Head to the waterfront at the end Sai Kung old town, look out across the water, past the numerous parked boats – and there you’ll find Tui Min Hoi, a quiet but pleasantly quirky village.
The village’s location is perfectly described by its own name, which from Cantonese directly translates to ‘across the sea’. From old town it only takes a few minutes walk before you reach the path traversing the outer edge of Tui Min Hoi. At the start of the path, keep your eyes peeled on the first railings on the left, you can often find tiny crabs scurrying along the banks.
The path twists and turns down large boatyards and unique designed village houses, each different to its neighbour. Occasionally narrow back alleyways break off from the path, inviting you deeper into Tui Min Hoi. For a picturesque view, take the first turning on the right which heads up a hill. The halfway point provides a panoramic view over the boatyards and Sai Kung old town. Keep heading up and you’ll stumble into Kwun Mun Fishermen Village
All the houses found in this section of Tui Min Hoi are government houses built due to the construction of High Island Reservoir. “My family and I were originally fishermen who lived on a boat docked in Kwun Mun Channel (now High Island Reservoir). Once the dam was built it meant we could no longer liver there”, says Leung Kam Sze, a long time resident of Kwun Mun Fishermen Village. “With the loss of our homes, all the fishermen who lived in the area were moved on land to this village – this is the first and only house I’ve ever lived in”, Leung turned 78 just a few months ago.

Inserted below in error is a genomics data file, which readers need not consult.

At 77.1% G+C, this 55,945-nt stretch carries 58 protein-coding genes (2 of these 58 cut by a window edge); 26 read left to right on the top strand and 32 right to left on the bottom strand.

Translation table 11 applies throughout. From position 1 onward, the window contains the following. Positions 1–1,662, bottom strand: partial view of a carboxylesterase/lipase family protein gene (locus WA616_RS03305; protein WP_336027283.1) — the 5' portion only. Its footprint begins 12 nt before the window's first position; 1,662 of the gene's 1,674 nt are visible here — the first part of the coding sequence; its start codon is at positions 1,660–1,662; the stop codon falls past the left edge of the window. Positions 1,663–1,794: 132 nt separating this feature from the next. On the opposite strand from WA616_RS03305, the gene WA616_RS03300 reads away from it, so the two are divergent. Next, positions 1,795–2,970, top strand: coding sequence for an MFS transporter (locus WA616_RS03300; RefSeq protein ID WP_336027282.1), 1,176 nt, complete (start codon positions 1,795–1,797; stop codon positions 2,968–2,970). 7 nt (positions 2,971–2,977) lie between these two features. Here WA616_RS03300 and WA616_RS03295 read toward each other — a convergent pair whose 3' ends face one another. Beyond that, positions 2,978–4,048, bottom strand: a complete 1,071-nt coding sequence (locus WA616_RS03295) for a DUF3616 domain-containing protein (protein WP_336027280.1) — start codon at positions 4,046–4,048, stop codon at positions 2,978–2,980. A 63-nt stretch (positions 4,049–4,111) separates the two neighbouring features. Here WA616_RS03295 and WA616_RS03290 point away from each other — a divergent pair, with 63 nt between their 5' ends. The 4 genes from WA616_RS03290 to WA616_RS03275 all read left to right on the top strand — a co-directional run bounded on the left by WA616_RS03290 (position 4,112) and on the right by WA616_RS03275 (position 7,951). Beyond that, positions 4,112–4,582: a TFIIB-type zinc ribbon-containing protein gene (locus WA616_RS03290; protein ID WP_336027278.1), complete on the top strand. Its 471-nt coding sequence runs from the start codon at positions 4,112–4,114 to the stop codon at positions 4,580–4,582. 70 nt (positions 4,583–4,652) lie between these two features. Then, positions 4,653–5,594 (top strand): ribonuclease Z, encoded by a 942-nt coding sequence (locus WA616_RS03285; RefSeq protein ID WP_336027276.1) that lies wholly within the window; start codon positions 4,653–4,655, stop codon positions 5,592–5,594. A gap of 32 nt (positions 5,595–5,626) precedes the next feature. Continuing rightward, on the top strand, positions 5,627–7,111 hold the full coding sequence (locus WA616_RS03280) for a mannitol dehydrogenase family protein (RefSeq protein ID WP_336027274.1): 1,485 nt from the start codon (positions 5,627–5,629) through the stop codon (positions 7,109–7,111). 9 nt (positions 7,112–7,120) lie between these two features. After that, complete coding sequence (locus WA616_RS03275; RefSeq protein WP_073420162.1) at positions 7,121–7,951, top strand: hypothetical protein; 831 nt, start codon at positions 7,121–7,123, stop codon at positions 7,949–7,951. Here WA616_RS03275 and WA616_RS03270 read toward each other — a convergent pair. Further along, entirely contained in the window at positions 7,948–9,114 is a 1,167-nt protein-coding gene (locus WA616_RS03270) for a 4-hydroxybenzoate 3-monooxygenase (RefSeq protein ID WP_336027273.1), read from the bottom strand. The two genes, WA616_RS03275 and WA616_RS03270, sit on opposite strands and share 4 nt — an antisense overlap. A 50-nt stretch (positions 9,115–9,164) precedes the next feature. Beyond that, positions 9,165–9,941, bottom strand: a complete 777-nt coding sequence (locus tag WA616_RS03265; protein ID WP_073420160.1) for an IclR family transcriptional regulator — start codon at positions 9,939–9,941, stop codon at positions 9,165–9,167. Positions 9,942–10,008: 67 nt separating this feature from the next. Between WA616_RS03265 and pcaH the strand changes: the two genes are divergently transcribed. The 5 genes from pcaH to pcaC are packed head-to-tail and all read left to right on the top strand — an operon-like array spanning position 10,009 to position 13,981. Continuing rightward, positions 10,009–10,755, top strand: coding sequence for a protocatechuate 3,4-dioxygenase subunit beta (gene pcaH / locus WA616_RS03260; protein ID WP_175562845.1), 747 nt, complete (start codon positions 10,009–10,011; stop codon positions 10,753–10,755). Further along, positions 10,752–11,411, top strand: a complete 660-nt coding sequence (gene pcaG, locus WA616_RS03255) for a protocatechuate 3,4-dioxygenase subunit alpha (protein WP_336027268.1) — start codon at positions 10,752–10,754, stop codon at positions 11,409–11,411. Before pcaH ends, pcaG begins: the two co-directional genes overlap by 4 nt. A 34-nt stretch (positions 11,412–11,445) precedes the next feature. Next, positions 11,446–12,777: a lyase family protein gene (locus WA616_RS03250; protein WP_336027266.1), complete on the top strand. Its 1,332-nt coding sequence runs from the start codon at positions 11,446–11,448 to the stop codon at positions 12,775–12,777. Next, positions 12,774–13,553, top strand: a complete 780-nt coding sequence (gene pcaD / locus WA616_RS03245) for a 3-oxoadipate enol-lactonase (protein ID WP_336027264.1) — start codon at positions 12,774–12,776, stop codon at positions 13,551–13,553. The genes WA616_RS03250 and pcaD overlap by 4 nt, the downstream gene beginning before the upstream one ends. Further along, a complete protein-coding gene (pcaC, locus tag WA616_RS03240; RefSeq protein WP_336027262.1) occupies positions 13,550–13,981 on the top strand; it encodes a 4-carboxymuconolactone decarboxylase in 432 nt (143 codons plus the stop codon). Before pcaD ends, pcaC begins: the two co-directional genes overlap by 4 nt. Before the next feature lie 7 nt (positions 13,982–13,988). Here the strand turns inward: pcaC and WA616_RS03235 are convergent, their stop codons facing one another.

Leung explains why she never moved out of Tui Min Hoi, “It’s nice living here, we’re still very close to Sai Kung. Even for my age, I can still walk to Sai Kung town to buy ingredients from the market. I’m too old to walk back up the hill though but there’s a bus which stops at the village so it is still very convenient.”
Throughout Tui Min Hoi, many of the houses have their own miniature gardens – fully utilising the available space given. Look a little closer and you’ll begin to notice many objects around the village appear to have been hand-made. Clothing lines strung with ring pulls are use to hold hangers in place as clothes dry, garden shelves hammered together using odd bits of metal, fishing nets converted into recycling bins, kitchen ladles made from a cleaned out coconut shell. “Most of us come from a fishing background, we’re used to making things. It helps us save money, it’s good for the environment and is also quite fun”, said Leung.
How to get to Tui Min Hoi
- Take a taxi from Sai Kung Town, costs around $22.
- Take No.4 Minibus from Sai Kung Town, costs $3.3.